Shin, S. K., Kwon, J. H., Jeon, M., Choi, J., and Choi, M. S. (2011). Supplementation of Cheonggukjang and Red Ginseng Cheonggukjang can improve plasma lipid profile and fasting blood glucose concentration in subjects with impaired fasting glucose. J. Med. Food 14, 108–113. doi: 10.1089/jmf.2009.1366
Shon, M. Y., Lee, J., Choi, J. H., Choi, S. Y., Nam, S. H., Seo, K. I., et al. (2007). Antioxidant and free radical scavenging activity of methanol extract of chungkukjang. J. Food Composit. Anal. 20, 113–118. doi: 10.1016/j.jfca.2006.08.003
Singh, T. A., Devi, K. R., Ahmed, G., and Jeyaram, K. (2014). Microbial and endogenous origin of fibrinolytic activity in traditional fermented foods of Northeast India. Food Res. Int. 55, 356–362. doi: 10.1016/j.foodres.2013.11.028
Sipola, M., Finckenberg, P., Korpela, R., Vapaatalo, H., and Nurminen, M. (2002). Effect of long-term intake of milk products on blood pressure in hypertensive rats. J. Dairy Res. 69, 103–111. doi: 10.1017/S002202990100526X
Stanley, N. R., and Lazazzera, B. A. (2005). Defining the genetic differences between wild and domestic strains of Bacillus subtilis that affect poly-γ-dl-glutamic acid production and biofilm formation. Mol. Microbiol. 57, 1143–1158. doi: 10.1111/j.1365-2958.2005.04746.x
Suganuma, T., Fujita, K., and Kitahara, K. (2007). Some Distinguishable properties between acid-stable and neutral types of α-amylases from acid-producing koji. J. Biosci. Bioeng. 104, 353–362. doi: 10.1263/jbb.104.353
Szajewska, H., Skorka, A., Ruszczynski, M., and Gieruszczak-bialek, D. (2007). Meta-analysis: Lactobacillus GG for treating acute diarrhoea in children. Aliment. Pharm. Therapeut. 25, 871–881. doi: 10.1111/j.1365-2036.2007.03282.x
Tamang, J. P., Dewan, S., Tamang, B., Rai, A., Schillinger, U., and Holzapfel, W. H. (2007). Lactic acid bacteria in Hamei and Marcha of North East India. Indian J. Microbiol. 47, 119–125. doi: 10.1007/s12088-007-0024-8
Tamang, J. P., and Fleet, G. H. (2009). “Yeasts diversity in fermented foods and beverages,” in Yeasts Biotechnology: Diversity and Applications, eds T. Satyanarayana and G. Kunze (New York: Springer), 169–198.
Tamang, J. P., and Nikkuni, S. (1996). Selection of starter culture for production of kinema, fermented soybean food of the Himalaya. World J. Microbiol. Biotechnol. 12, 629–635. doi: 10.1007/BF00327727
Tamang, J. P., Tamang, B., Schillinger, U., Guigas, C., and Holzapfel, W. H. (2009). Functional properties of lactic acid bacteria isolated from ethnic fermented vegetables of the Himalayas. Int. J. Food Microbiol. 135, 28–33. doi: 10.1016/j.ijfoodmicro.2009.07.016
Tolhurst, G., Heffron, H., Lam, Y. S., Parker, H. E., Habib, A. M., Diakogiannaki, E., et al. (2012). Short-chain fatty acids stimulate glucagon-like peptide-1 secretion via the g-protein-coupled receptor FFAR2. Diabetes Metab. Res. Rev. 61, 364–371. doi: 10.2337/db11-1019
Tsuyoshi, N., Fudou, R., Yamanaka, S., Kozaki, M., Tamang, N., Thapa, S., et al. (2005). Identification of yeast strains isolated from marcha in Sikkim, a microbial starter for amylolytic fermentation. Int. J. Food Microbiol. 99, 135–146. doi: 10.1016/j.ijfoodmicro.2004.08.011
Urushibata, Y., Tokuyama, S., and Tahara, Y. (2002). Characterization of the Bacillus subtilis ywsC gene, involved in (–polyglutamic acid production. J. Bacteriol. 184, 337–343. doi: 10.1128/JB.184.2.337-343.2002
US Probiotics Home (2011). Available at: www.usprobiotics.org
Varankovich, N. V., Nickerson, M. T., and Korber, D. R. (2015). Probiotic-based strategies for therapeutic and prophylactic use against multiple gastrointestinal diseases. Front. Microbiol. 6:685. doi: 10.3389/fmicb.2015.00685
Wang, L. J., Li, D., Zou, L., Chen, X. D., Cheng, Y. Q., Yamaki, K., et al. (2007a). Antioxidative activity of douchi (a Chinese traditional salt-fermented soybean food) extracts during its processing. Int. J. Food Propert. 10, 1–12. doi: 10.1080/10942910601052715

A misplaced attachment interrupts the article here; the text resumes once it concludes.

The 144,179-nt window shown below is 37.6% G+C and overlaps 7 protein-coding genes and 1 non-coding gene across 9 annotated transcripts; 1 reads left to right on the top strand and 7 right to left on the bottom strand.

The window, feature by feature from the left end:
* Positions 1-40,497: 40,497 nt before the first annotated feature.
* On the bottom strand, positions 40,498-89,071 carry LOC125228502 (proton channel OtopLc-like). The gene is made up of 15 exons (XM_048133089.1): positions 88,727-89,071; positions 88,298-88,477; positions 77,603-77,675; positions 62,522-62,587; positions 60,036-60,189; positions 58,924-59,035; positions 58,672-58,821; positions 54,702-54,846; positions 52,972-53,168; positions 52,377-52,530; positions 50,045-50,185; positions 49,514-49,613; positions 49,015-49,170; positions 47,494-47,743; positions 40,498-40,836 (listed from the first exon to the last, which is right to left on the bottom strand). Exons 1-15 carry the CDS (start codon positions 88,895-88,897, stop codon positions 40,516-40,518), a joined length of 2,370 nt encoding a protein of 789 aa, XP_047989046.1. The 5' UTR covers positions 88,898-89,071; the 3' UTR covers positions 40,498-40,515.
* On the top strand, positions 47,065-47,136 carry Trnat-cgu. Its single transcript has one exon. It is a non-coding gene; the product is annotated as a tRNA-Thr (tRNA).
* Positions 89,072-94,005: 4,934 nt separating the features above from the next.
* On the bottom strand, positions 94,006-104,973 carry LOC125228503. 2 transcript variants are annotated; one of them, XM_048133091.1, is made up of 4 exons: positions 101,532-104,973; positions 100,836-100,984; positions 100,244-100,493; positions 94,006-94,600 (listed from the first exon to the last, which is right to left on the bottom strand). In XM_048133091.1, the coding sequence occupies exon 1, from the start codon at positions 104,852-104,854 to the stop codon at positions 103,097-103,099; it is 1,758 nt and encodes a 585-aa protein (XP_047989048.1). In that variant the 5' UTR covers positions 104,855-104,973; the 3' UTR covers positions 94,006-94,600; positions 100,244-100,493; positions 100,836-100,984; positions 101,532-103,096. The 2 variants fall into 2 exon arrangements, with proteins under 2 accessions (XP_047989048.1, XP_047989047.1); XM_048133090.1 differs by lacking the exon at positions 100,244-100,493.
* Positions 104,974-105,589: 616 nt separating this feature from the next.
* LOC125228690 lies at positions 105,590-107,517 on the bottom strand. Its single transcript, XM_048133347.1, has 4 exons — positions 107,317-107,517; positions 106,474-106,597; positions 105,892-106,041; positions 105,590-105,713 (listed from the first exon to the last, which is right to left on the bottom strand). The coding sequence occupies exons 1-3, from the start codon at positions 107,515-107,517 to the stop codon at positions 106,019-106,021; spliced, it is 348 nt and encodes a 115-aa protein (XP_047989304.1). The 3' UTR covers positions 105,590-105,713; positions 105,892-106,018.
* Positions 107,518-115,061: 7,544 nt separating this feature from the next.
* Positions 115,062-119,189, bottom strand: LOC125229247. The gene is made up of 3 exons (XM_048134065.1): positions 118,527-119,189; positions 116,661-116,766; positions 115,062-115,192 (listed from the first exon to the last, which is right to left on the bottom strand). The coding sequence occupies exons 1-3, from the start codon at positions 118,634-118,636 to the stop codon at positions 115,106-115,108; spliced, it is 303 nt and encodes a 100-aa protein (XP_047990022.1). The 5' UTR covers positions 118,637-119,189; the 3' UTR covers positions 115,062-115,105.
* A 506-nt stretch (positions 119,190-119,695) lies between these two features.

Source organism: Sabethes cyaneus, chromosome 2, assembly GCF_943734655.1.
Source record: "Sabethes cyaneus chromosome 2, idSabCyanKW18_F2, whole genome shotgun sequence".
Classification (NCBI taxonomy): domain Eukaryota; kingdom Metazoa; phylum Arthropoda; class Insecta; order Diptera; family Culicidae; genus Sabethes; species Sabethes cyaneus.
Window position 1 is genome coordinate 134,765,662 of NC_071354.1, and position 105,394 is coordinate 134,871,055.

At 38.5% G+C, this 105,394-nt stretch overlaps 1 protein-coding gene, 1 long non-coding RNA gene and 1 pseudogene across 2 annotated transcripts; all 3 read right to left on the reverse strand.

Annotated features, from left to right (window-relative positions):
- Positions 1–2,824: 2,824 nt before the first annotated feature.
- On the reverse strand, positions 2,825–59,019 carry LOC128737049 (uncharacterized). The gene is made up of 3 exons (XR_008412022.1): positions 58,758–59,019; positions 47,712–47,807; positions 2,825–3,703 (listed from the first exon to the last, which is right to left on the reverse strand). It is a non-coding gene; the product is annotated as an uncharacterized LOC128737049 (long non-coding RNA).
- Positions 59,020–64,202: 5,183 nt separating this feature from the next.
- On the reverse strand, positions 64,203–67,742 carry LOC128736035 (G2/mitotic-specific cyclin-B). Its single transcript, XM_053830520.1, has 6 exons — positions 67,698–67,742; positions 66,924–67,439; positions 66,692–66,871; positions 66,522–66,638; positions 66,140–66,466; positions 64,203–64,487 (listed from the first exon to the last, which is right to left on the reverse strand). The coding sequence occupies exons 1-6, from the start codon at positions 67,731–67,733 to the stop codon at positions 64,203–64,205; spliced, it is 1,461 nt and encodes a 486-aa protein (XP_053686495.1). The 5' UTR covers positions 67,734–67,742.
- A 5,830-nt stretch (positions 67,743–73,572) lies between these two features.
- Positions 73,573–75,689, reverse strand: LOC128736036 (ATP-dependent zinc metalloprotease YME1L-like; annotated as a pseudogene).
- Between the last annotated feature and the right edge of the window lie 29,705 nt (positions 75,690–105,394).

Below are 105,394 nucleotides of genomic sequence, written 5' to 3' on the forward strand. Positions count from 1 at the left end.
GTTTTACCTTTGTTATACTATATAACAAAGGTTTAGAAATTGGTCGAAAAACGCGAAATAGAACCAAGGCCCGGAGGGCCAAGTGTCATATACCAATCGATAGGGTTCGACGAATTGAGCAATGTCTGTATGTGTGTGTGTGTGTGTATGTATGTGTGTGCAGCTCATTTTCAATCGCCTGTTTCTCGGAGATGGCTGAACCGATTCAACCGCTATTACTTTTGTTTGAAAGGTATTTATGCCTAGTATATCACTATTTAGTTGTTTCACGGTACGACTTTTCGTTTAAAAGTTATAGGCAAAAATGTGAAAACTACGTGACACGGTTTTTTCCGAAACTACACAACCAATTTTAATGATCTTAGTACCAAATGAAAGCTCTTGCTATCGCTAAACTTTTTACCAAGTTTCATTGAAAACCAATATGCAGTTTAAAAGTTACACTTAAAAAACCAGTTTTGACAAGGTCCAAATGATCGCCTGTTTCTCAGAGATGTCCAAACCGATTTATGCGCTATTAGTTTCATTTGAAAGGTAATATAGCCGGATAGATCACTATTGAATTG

Wang, L.-J., Yin, L.-J., Li, D., Zou, L., Saito, M., Tatsumi, E., et al. (2007b). Influences of processing and NaCl supplementation on isoflavone contents and composition during douchi manufacturing. Food Chem. 101, 1247–1253. doi: 10.1016/j.foodchem.2006.03.029
Weill, F. S., Cela, E. M., Paz, M. L., Ferrari, A., Leoni, J., and Gonzalez Maglio, D. H. (2013). Lipoteichoic acid from Lactobacillus rhamnosus GG as an oral photoprotective agent against UV-induced carcinogenesis. Br. J. Nutri. 109, 457–466. doi: 10.1017/S0007114512001225
Won, T. J., Kim, B., Song, D. S., Lim, Y. T., Oh, E. S., Lee, D. I., et al. (2011). Modulation of Th1/Th2 balance by Lactobacillus strains isolated from kimchi via stimulation of macrophage cell line J774A.1 in vitro. J. Food Sci. 76, H55–H61. doi: 10.1111/j.1750-3841.2010.02031.x
Yadav, H., Jain, S., and Sinha, P. R. (2007). Antidiabetic effect of probiotic dahi containing Lactobacillus acidophilus and Lactobacillus casei in high fructose fed rats. Nutrition 23, 62–68. doi: 10.1016/j.nut.2006.09.002
Yanping, W., Nv, X., Aodeng, X., Zaheer, A., Bin, Z., and Xiaojia, B. (2009). Effects of Lactobacillus plantarum MA2 isolated from Tibet kefir on lipid metabolism and intestinal microflora of rats fed on high-cholesterol diet. Appl. Microbiol. Biotechnol. 84, 341–347. doi: 10.1007/s00253-009-2012-x
Yin, L. J., Li, D., Zou, L., Saito, M., Tatsumi, E., and Li, L. T. (2007). Influences of processing and NaCl supplementation on isoflavone contents and composition during douchi manufacturing. Food Chem. 101, 1247–1253.
Zeng, W., Li, W., Shu, L., Yi, J., Chen, G., and Liang, Z. (2013). Non-sterilized fermentative co-production of poly (γ-glutamic acid) and fibrinolytic enzyme by a thermophilic Bacillus subtilis GXA-28. Bioresour. Technol. 142, 697–700. doi: 10.1016/j.biortech.2013.05.020
Keywords: fermented foods, microorganisms, functional properties, health benefits, bioactive compounds
Citation: Tamang JP, Shin D-H, Jung S-J and Chae S-W (2016) Functional Properties of Microorganisms in Fermented Foods. Front. Microbiol. 7:578. doi: 10.3389/fmicb.2016.00578
Received: 21 February 2016; Accepted: 08 April 2016;
Published: 26 April 2016.
Edited by:Andrea Gomez-Zavaglia, Center for Research and Development in Food Cryotechnology (CIDCA, CONICET), Argentina
Reviewed by:Maria De Los Angeles Serradell, CCT La Plata-CONICET, Instituto de Ciencias de la Salud-UNAJ, Argentina
Fatih Ozogul, Cukurova University, Turkey
Copyright © 2016 Tamang, Shin, Jung and Chae. This is an open-access article distributed under the terms of the Creative Commons Attribution License (CC BY). The use, distribution or reproduction in other forums is permitted, provided the original author(s) or licensor are credited and that the original publication in this journal is cited, in accordance with accepted academic practice. No use, distribution or reproduction is permitted which does not comply with these terms.
*Correspondence: Jyoti P. Tamang, email@example.com